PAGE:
GAO-11-398R at 1. This report was issued by GAO to provide additional information on the internal control and
accounting procedure issues that were identified during its audit of FHFA’s fiscal year 2010 financial statements and
to provide recommendations to address those issues.
28
     Id. at 5.
29
     Id.


           Federal Housing Finance Agency Office of Inspector General • AUD-2014-011 • March 20, 2014
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In response to GAO’s recommendation, FHFA provided additional guidance to invoice
approvers/contracting officer representatives to take action to address this internal control
issue.30 On April 4, 2011, FHFA issued supplemental guidance on invoice approval procedures
in response to the GAO recommendation. OIG confirmed with GAO that it followed up on this
prior recommendation as part of its annual audit of FHFA’s fiscal year 2013 financial statements.
GAO further confirmed that it plans to close this recommendation in fiscal year 2014.

OIG followed up on the implementation of GAO’s recommendation to FHFA through review of
GAO’s reports on its audits of FHFA’s financial statements. Specifically, GAO issued FHFA’s
Financial Statements Audit Report as follows: fiscal year 2013 on December 16, 2013; fiscal
year 2012 on November 15, 2012; and fiscal year 2011 on November 15, 2011. For all three
audits, GAO found: (1) FHFA’s financial statements are presented fairly, in all material respects,
in accordance with generally accepted accounting principles; (2) FHFA maintained, in all
material respects, effective internal control over financial reporting as of the last day of the audit
period; and (3) no reportable noncompliance for the fiscal year tested with provisions of
applicable laws, regulations, contracts, and grant agreements it tested.31 In its reports, GAO
noted matters involving FHFA’s internal control that were less significant than a material
weakness or significant deficiency, but which nonetheless merited management’s attention.32
GAO indicated it would report separately to FHFA management on these matters33 and has since
issued GAO-12-499R as a follow-up to its fiscal year 2011 Financial Statements Audit Report.34
With respect to the issues identified during the fiscal year 2012 and fiscal year 2013 FHFA
audits, GAO decided not to issue a formal report.

Although OIG was not required by the IPIA and OMB Memorandum M-11-16 to assess
compliance with FHFA’s internal controls over payments to detect and prevent improper
payments made to vendors, OIG reviewed GAO’s reports related to FHFA’s internal control over
financial reporting as part of this audit. The purpose of GAO’s audit was to express an opinion
on the effectiveness of internal control over financial reporting in all material respects as part of
the audit of FHFA’s financial statements. That audit was not designed to express an opinion on
the effectiveness of FHFA’s internal control related to improper payments or FHFA’s
compliance with the IPIA. Accordingly, deficiencies may exist in FHFA’s internal control over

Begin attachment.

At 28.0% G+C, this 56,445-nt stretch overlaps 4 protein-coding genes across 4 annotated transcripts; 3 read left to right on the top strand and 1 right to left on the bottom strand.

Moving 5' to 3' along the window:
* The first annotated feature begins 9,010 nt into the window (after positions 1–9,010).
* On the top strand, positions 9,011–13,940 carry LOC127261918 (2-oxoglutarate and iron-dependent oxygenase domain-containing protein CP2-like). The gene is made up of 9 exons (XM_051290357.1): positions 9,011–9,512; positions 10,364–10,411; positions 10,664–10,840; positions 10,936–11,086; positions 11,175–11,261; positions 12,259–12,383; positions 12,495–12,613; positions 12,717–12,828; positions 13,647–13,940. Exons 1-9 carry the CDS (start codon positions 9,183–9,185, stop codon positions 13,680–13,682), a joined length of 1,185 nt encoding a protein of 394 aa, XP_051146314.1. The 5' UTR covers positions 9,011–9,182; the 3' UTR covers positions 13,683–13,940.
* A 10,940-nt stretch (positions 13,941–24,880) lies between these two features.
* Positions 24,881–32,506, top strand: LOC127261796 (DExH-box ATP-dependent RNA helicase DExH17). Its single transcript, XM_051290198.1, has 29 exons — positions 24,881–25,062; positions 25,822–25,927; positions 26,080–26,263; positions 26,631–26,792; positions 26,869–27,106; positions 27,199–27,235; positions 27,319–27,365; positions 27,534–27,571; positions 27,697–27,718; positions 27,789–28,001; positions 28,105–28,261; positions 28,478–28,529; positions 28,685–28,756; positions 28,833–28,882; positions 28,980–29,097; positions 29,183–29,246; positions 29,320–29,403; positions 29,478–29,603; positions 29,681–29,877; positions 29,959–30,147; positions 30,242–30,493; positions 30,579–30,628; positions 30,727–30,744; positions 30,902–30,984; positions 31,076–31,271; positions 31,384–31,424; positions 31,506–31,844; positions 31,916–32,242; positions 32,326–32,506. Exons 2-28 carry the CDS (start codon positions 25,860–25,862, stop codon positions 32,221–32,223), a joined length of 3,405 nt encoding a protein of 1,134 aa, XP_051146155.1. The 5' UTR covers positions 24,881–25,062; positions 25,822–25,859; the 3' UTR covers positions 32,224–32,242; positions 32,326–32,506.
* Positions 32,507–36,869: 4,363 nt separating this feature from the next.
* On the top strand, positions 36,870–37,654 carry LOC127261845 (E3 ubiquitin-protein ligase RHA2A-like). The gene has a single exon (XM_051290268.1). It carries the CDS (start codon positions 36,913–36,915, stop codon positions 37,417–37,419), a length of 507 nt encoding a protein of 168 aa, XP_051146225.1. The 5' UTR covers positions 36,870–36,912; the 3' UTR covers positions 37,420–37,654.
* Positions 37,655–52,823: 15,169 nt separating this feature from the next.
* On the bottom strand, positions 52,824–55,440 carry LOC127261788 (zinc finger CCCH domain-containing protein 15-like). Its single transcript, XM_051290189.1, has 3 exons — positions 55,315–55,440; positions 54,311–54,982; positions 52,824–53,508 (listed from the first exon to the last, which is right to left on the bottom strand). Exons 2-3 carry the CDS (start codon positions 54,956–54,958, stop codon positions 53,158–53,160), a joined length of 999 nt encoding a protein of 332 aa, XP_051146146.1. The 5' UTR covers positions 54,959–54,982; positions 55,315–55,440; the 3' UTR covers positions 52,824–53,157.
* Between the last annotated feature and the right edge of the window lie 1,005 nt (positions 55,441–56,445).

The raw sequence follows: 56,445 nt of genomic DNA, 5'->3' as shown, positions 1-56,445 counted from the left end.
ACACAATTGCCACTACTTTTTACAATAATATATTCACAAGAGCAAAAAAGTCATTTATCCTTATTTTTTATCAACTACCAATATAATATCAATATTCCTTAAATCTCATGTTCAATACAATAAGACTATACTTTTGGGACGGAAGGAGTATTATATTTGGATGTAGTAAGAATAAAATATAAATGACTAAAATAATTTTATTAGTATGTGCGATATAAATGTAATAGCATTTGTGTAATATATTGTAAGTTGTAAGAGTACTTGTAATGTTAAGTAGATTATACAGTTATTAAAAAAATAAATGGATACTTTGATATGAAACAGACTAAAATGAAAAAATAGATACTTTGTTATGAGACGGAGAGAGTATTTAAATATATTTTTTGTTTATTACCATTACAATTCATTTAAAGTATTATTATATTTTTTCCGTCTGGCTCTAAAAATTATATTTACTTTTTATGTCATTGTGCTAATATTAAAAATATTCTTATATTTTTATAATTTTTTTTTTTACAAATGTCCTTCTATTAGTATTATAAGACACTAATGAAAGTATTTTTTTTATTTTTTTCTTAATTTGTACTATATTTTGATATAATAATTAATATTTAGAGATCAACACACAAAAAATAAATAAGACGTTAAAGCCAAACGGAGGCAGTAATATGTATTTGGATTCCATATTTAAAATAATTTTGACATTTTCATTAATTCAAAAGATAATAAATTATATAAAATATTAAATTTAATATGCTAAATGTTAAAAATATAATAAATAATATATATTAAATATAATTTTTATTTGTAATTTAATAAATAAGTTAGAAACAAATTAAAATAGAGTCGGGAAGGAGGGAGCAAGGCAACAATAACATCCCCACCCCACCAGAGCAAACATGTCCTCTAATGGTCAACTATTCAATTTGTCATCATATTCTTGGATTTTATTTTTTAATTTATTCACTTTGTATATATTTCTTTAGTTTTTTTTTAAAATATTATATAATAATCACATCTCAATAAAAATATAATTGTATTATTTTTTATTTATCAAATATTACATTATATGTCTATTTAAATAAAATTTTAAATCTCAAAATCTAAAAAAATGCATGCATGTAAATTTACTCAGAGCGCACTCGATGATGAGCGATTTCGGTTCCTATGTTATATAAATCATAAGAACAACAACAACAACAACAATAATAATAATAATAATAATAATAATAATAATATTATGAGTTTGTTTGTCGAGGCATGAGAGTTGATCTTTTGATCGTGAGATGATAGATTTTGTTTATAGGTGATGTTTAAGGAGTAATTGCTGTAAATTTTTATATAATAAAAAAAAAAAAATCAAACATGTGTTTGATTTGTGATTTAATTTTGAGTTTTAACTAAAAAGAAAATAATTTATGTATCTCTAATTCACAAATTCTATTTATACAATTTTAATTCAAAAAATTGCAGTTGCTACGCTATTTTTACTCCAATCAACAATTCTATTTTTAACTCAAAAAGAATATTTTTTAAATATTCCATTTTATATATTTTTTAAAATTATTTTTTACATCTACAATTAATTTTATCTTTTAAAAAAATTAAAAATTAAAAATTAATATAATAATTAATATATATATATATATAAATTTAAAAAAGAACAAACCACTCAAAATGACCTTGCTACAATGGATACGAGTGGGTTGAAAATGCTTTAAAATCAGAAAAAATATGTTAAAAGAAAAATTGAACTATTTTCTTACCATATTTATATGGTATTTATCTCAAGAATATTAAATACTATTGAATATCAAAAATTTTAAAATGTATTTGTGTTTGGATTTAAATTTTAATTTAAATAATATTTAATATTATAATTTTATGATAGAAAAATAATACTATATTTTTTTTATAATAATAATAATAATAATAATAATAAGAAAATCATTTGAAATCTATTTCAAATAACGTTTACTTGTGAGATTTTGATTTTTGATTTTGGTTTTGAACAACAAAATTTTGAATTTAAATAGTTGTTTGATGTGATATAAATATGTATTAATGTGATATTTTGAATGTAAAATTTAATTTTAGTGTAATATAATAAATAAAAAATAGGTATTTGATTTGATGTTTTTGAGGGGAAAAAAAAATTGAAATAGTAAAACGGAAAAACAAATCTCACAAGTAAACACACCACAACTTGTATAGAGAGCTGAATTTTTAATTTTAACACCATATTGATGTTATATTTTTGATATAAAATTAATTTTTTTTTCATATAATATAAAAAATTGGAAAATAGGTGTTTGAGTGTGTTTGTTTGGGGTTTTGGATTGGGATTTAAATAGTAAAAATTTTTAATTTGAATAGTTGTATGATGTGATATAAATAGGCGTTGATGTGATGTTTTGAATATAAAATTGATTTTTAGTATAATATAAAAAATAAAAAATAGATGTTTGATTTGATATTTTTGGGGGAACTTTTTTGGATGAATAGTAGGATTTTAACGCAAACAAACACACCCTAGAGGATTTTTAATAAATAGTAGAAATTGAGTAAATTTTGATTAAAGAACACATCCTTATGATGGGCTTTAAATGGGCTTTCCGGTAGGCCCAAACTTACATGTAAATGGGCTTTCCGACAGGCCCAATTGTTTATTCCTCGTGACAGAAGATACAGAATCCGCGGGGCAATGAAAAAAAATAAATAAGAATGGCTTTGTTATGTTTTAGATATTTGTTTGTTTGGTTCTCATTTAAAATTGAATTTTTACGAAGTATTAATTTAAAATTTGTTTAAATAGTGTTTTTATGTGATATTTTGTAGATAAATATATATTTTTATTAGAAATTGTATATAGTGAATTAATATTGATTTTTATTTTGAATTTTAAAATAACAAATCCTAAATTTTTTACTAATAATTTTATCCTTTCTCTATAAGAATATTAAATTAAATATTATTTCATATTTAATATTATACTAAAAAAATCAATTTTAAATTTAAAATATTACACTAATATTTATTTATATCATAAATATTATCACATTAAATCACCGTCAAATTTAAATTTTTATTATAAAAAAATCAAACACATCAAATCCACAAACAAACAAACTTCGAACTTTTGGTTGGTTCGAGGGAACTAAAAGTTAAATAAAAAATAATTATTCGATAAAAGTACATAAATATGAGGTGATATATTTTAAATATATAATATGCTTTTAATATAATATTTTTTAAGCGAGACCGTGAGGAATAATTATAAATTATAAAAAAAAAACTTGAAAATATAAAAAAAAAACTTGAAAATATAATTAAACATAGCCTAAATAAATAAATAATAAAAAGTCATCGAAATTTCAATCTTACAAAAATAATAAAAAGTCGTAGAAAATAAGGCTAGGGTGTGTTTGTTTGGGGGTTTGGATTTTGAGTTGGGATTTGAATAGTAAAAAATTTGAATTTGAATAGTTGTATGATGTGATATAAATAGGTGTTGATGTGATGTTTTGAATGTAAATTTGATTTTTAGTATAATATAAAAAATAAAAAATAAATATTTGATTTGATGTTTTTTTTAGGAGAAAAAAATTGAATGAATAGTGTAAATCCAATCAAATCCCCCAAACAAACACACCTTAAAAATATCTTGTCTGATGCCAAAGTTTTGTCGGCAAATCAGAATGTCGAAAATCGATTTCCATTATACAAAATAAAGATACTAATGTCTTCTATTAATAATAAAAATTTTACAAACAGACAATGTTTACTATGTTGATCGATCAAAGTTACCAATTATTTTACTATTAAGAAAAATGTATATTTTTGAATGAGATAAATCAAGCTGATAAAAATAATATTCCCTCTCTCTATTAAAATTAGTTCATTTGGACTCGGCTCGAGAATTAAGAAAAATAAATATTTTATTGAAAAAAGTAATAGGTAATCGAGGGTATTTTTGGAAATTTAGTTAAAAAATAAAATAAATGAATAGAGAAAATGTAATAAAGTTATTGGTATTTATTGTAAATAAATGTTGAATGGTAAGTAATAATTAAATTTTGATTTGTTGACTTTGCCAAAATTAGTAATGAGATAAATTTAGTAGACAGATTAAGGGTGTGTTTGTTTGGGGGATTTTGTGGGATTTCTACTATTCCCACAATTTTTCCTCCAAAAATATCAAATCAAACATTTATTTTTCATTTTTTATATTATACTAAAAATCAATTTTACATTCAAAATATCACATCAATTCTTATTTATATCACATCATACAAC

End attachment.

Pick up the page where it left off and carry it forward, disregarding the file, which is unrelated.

improper payments that were not identified as part of GAO’s audit of FHFA’s financial
statements. OIG coordinated with GAO to confirm its understanding of GAO’s scope of work
and results.


30
     GAO-11-398R at 5.
31
   GAO-14-171R, Financial Audit: Federal Housing Finance Agency’s Fiscal Years 2013 and 2012 Financial
Statements, at 1; GAO-13-124R, Federal Housing Finance Agency’s Fiscal Years 2011 and 2010 Financial
Statements, at 1; and GAO-12-161, Federal Housing Finance Agency’s Fiscal Years 2011 and 2010 Financial
Statements (originally issued November 15, 2011, revised on November 29, 2011 and January 26, 2012), at 4-6.
32
     Id. at 99, Id. at 75, and Id. at 6, respectively.
33
     Id.
34
     GAO-12-499R at 1.


           Federal Housing Finance Agency Office of Inspector General • AUD-2014-011 • March 20, 2014
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OIG conducted this performance audit in accordance with generally accepted government
auditing standards. Those standards require that audits be planned and performed to obtain
sufficient, appropriate evidence to provide a reasonable basis for OIG’s findings and conclusions
based on the audit objective. OIG believes that the evidence obtained provides a reasonable basis
for the findings and conclusions included herein, based on the audit objectives.

OIG Conclusion

OIG concluded that FHFA complied with the applicable statutory improper payment
requirements, as well as related criteria established in the OMB Memorandum M-11-16. FHFA
opined that the remaining requirements were not applicable. A summary of OIG’s conclusions
on IPIA compliance by compliance element is provided in Table 1.35

       Table 1. FHFA’s Status of Improper Payments Information Act Compliance for Fiscal Year 2013

                 Compliance Element                                        OIG Conclusion
(A) The agency has published an annual PAR or             FHFA published the 2013 PAR and included
financial statement for the most recent fiscal year       relevant information pertaining to improper
and posted that report and any accompanying               payments.
materials required under guidance of OMB on
the agency website.
(B) If required, the agency has conducted a               FHFA determined that section 2(a) of the IPIA is
program specific risk assessment for each                 not applicable because FHFA funds are not federal